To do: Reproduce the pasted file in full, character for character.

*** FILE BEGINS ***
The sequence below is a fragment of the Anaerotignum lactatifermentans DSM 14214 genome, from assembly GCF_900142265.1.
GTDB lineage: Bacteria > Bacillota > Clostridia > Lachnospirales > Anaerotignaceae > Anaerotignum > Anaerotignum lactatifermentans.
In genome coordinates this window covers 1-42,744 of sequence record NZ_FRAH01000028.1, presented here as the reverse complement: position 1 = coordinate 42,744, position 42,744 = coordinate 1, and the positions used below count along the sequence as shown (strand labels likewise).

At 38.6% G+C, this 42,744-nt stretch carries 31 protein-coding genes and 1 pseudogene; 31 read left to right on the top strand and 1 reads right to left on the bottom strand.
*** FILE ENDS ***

The sequence below is a fragment of the Anaerotignum lactatifermentans DSM 14214 genome, from assembly GCF_900142265.1.
GTDB lineage: Bacteria > Bacillota > Clostridia > Lachnospirales > Anaerotignaceae > Anaerotignum > Anaerotignum lactatifermentans.
In genome coordinates this window covers 1-42,744 of sequence record NZ_FRAH01000028.1, presented here as the reverse complement: position 1 = coordinate 42,744, position 42,744 = coordinate 1, and the positions used below count along the sequence as shown (strand labels likewise).

At 38.6% G+C, this 42,744-nt stretch carries 31 protein-coding genes and 1 pseudogene; 31 read left to right on the top strand and 1 reads right to left on the bottom strand.